By Amy Zier, M.S., OTR/L and Kimberly Garvey Hoehne, M.A.

Discrete Trial TeachingWhat is Discrete Trial Teaching?

Discrete trial teaching (DTT), often used in Applied Behavior Analysis (ABA) programs, is a methodology aiming to help children learn developmentally appropriate skills of imitation, receptive/expressive language, pre-academic concepts, social relations, toy/peer play, and self-help/adaptive abilities.

A discrete trial consists of an instruction or question to the child, the child’s response, reinforcement or consequences, and prompting, followed by fading prompts, as necessary.

Skills are broken down into small, manageable tasks according to the child¹s level of ability.  The method promotes natural learning by teaching children how to learn from their environment.

What does sensory processing have to do with DTT?

Children who have difficulty processing sensory information often cannot efficiently utilize the range of learning activities used in discrete trial teaching.

They may respond to the daily experience of touch, movement, sight and sound with a variety of negative behaviors and be unable to sustain an optimum level of arousal.

However, when a DTT therapist makes adjustments to accommodate a child’s individual sensory processing profile, that child is more likely to master skills and concepts and generalize them across settings.

How can DTT therapists and parents at home bring sensory processing concepts into their interactions with children?

  • Modifying environmental stimuli:  Be aware of sounds and sights that may distract the child. Lower your voice for the hypersensitive child.  Organize or limit the use of visual materials that are too exciting or distracting.  Use light or heavy touch depending on the child’s level of sensitivity.
  • Encouraging posture during seated activities to enhance attention:  The child’s feet should be stabilized on the ground for sensory feedback and support.  A Move N’ Sit cushion or wedge may help the child with low muscle tone or inadequate postural stability to keep the pelvis in a position that will facilitate muscular activation and arousal.
  • Providing opportunities for individualized sensory input:  Children need different sensory inputs at different moments throughout the day depending upon their physiological state.  Sometimes touch will help a child focus, while at other times movement is more helpful.Each child has a unique sensory profile and varying responses to different inputs on a moment-to-moment basis.  Allowing a child to choose, rather than prescribing the input in a standardized manner, may enhance regulation.However, children with motor planning difficulties may be unable to initiate or sequence the steps necessary to obtain the input needed for helping them to be calm and attentive.
  • Adapting imitation/object manipulation programs:  If a child is having difficulty with imitations of actions across space, pair the imitative action with objects on the body.  This type of interaction may also enhance social relatedness. For example, imitating the therapist putting glasses on/off, silly hats on/off, patty-cake, peek-a-boo, or giving/receiving objects paired with affect cues.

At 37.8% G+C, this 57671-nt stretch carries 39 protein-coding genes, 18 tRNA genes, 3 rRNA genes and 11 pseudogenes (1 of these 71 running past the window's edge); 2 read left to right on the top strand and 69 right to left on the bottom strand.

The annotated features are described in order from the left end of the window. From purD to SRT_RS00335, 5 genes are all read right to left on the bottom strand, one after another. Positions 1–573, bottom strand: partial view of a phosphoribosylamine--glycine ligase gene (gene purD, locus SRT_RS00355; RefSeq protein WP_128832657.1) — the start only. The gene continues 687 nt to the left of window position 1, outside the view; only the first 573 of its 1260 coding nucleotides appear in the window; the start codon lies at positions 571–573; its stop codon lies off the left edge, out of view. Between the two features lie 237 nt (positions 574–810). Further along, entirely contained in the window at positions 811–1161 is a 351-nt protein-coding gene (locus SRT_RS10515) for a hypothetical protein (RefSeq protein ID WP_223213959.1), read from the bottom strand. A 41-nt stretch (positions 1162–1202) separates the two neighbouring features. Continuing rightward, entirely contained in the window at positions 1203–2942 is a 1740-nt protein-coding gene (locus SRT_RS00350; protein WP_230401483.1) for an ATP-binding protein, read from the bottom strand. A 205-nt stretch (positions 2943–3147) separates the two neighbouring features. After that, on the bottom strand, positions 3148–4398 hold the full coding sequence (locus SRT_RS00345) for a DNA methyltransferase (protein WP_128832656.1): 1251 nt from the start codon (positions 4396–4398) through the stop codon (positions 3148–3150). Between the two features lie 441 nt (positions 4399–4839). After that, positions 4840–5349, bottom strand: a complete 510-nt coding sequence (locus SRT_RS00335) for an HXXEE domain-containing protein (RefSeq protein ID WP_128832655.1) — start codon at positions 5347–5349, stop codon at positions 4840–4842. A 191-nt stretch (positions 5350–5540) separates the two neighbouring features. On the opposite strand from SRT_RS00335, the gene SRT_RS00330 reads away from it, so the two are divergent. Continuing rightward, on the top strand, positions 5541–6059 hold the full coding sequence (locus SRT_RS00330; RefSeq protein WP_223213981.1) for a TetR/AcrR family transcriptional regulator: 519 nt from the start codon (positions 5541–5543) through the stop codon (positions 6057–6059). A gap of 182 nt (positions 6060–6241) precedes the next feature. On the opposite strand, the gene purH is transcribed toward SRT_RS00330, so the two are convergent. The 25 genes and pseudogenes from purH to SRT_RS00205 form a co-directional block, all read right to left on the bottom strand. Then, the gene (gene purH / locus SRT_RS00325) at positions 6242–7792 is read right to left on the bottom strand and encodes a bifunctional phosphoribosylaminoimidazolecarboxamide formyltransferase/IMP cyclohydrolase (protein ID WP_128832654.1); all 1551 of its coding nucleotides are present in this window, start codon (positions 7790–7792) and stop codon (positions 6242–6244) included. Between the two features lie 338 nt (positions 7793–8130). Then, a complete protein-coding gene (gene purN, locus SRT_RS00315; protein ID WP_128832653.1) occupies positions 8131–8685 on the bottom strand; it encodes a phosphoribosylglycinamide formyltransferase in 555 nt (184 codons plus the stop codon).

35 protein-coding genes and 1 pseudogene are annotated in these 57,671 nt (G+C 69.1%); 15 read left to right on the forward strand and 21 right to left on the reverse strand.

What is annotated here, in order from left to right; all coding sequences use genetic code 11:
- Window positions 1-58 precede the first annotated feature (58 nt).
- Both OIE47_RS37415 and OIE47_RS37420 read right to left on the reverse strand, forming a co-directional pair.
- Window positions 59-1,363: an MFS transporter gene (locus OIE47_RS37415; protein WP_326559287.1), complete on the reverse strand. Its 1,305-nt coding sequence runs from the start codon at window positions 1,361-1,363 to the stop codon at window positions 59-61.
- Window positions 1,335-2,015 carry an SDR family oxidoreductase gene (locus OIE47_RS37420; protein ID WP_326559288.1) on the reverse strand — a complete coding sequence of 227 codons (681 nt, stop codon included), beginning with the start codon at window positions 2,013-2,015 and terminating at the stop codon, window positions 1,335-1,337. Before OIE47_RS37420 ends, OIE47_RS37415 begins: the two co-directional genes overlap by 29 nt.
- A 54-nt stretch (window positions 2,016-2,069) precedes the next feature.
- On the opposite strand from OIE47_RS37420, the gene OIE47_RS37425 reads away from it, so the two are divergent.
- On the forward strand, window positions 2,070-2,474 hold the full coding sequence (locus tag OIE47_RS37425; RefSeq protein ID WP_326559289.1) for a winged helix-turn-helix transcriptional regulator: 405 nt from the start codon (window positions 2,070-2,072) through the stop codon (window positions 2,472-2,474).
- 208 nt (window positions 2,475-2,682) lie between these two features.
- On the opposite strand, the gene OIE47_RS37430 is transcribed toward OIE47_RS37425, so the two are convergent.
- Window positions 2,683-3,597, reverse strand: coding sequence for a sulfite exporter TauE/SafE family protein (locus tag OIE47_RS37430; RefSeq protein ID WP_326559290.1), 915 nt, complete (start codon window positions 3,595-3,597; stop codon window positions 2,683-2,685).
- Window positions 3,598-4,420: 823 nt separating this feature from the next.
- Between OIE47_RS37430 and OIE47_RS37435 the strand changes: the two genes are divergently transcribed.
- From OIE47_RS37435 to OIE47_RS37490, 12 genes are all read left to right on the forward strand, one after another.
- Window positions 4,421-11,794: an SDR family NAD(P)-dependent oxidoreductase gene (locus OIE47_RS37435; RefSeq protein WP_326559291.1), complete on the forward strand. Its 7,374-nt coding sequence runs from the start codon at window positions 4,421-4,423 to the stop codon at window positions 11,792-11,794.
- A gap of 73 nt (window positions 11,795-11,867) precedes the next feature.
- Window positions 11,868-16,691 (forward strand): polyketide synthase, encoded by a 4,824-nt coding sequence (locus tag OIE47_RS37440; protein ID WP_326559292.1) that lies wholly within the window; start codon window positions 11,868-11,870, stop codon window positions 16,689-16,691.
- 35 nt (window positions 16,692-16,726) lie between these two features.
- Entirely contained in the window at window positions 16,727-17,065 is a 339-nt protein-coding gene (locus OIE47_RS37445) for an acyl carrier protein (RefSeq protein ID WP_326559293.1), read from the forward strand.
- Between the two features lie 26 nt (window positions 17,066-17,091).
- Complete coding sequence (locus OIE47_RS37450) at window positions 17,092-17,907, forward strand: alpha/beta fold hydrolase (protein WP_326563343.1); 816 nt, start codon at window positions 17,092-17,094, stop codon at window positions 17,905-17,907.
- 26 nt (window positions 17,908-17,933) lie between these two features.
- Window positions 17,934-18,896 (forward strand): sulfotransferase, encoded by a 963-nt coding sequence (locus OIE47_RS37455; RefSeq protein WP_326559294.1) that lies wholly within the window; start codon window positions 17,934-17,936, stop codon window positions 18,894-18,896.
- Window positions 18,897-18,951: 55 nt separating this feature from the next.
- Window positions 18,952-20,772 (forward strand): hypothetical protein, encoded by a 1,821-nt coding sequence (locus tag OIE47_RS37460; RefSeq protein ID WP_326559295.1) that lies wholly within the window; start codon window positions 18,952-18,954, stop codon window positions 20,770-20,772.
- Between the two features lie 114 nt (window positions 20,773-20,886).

Imitation is a stage of communicative interaction that becomes increasingly intentional and referential throughout early childhood years.  Imitation between peers notably increases social interest and eye contact.

Children’s attention has proven to be more partner-focused when both partners hold the same toy.  Therefore, forming dyads of children using two identical objects in the context of object manipulation/imitation may enhance social reciprocity as well as imitation.

  • Using reciprocal social praise to enhance self-regulation, attention, and social responsiveness:  In order to enhance purposeful communication, the therapist may simply wait to give praise until the child provides an affect cue by gaze, gesture, or vocalization.Using “rhythmic praise” in these frequent moments during DTT is effective because the therapist is not overwhelming the child with praise but waiting for a response, giving him/her a very natural experience of conversation.

DTT and Sensory Processing Perspective: A Good Combination.

Both DTT and sensory integration therapy are important tools for working with children on the autism spectrum.  When therapists take underlying sensory issues into account and integrate the sensory modality into DTT, children improve in their ability to attend and to maintain appropriate levels of arousal.  As a result, they achieve an optimal state for interaction and learning.

Children are the winners when DTT is enriched with sensory integration practices.

Amy Zier treats children with autism spectrum disorders in Libertyville, IL.  Kimberly Garvey Hoehne is a child development specialist at Early Intervention Approaches, also in Libertyville.

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